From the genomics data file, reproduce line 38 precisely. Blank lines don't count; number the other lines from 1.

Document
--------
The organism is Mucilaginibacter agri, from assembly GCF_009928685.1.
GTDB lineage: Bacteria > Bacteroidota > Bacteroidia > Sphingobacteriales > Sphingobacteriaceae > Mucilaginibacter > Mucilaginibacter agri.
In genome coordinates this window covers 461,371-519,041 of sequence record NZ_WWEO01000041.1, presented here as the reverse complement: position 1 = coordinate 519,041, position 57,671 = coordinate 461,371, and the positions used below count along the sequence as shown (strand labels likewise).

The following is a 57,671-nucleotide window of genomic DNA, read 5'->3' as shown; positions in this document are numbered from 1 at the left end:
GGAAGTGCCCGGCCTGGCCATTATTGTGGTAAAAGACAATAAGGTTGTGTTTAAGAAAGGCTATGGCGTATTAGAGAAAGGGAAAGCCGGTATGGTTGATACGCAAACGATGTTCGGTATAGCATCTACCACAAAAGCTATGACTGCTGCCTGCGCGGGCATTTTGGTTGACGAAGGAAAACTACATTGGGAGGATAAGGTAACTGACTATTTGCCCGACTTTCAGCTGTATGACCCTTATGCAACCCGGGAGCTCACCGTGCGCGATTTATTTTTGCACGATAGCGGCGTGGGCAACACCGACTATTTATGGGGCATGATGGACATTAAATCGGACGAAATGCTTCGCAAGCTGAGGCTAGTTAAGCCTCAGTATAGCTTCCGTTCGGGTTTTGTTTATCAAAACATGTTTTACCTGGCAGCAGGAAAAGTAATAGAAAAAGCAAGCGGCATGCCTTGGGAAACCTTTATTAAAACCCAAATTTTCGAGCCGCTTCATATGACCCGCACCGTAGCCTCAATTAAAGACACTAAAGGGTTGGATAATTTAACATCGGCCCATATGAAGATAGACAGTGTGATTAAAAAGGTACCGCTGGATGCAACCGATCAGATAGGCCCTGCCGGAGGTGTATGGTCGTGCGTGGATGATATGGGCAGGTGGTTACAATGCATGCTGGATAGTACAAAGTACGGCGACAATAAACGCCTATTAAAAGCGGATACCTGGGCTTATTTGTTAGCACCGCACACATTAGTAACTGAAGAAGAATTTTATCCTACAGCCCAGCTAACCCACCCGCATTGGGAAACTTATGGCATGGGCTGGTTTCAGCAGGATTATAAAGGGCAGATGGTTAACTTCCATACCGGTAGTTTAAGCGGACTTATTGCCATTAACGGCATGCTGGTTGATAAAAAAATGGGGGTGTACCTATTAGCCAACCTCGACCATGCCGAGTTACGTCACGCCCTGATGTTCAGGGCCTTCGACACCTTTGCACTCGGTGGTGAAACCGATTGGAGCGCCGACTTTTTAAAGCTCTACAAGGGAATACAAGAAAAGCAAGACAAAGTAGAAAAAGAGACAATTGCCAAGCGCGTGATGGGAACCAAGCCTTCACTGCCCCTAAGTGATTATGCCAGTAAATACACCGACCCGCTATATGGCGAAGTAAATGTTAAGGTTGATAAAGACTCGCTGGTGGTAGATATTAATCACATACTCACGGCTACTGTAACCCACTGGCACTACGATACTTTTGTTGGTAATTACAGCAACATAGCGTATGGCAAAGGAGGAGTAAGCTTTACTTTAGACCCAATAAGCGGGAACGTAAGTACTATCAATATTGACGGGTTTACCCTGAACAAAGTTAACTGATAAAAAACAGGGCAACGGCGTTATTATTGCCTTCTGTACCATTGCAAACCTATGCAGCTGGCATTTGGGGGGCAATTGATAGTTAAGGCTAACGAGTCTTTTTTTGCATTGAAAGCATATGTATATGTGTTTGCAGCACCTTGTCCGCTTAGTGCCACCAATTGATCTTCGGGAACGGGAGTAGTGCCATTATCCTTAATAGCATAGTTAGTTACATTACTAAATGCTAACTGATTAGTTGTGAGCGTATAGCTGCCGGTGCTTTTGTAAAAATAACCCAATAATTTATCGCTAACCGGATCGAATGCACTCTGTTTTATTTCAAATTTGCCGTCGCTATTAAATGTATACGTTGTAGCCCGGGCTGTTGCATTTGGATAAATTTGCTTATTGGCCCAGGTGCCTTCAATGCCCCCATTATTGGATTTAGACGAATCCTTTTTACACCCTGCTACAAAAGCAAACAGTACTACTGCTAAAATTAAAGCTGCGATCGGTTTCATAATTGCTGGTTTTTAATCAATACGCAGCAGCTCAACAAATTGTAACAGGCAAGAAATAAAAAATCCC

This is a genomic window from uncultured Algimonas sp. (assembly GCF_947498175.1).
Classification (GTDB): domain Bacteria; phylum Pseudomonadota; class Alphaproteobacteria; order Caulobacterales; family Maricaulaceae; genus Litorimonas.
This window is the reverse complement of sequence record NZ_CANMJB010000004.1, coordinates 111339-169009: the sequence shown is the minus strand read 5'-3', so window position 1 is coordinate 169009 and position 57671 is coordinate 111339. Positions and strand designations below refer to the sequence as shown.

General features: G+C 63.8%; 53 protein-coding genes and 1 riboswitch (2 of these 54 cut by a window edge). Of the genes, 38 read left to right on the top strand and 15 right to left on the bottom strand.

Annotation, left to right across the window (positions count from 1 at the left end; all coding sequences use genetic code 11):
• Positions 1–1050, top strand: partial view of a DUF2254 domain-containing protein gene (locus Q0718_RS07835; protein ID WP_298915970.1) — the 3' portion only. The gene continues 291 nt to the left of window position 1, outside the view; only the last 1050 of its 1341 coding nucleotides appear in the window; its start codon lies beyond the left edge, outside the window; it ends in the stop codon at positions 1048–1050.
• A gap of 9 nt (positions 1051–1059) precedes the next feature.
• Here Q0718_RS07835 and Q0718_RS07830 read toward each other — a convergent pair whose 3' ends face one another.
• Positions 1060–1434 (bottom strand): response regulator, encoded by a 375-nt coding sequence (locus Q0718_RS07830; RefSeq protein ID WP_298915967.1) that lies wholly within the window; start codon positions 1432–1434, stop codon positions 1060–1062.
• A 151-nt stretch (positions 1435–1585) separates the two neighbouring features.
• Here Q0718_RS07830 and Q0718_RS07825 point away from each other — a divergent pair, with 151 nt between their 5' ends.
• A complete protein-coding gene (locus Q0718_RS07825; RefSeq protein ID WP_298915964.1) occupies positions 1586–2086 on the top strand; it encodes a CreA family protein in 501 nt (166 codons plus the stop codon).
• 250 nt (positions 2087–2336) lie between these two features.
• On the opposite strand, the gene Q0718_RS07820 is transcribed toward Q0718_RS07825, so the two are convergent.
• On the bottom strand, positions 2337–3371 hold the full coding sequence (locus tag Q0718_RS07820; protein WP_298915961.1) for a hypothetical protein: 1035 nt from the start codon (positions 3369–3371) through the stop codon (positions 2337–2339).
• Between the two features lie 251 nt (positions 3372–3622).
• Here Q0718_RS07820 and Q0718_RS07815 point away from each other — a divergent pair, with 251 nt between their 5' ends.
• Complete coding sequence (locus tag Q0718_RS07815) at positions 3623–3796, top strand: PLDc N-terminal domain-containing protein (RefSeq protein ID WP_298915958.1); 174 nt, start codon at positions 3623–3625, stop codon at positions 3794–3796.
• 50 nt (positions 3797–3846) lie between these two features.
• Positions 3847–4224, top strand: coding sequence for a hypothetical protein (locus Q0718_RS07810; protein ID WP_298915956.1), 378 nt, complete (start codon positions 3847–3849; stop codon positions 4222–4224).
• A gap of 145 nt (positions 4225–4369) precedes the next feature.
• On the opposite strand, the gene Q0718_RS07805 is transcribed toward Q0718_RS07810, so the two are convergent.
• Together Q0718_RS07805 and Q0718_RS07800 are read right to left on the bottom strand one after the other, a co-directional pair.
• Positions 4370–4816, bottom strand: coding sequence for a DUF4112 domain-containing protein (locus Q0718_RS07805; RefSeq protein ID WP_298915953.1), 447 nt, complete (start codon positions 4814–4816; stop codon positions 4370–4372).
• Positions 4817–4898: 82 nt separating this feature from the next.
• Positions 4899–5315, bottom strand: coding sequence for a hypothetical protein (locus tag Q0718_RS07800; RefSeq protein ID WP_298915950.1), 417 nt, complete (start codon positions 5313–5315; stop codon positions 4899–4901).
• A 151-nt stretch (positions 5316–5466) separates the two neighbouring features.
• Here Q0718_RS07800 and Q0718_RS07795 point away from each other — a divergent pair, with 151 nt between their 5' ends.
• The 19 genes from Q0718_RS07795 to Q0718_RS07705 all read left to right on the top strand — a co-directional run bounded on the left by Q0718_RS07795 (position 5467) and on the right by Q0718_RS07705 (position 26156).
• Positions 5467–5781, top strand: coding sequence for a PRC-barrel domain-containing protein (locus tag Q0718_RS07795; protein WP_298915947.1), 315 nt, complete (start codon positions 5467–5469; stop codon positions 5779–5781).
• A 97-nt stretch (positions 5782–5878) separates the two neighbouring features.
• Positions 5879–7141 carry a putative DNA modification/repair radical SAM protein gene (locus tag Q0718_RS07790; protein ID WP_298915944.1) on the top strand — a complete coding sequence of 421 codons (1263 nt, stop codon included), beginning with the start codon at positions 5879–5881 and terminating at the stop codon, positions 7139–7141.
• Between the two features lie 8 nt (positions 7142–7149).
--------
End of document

• Between the two features lie 8 nt (positions 7142–7149).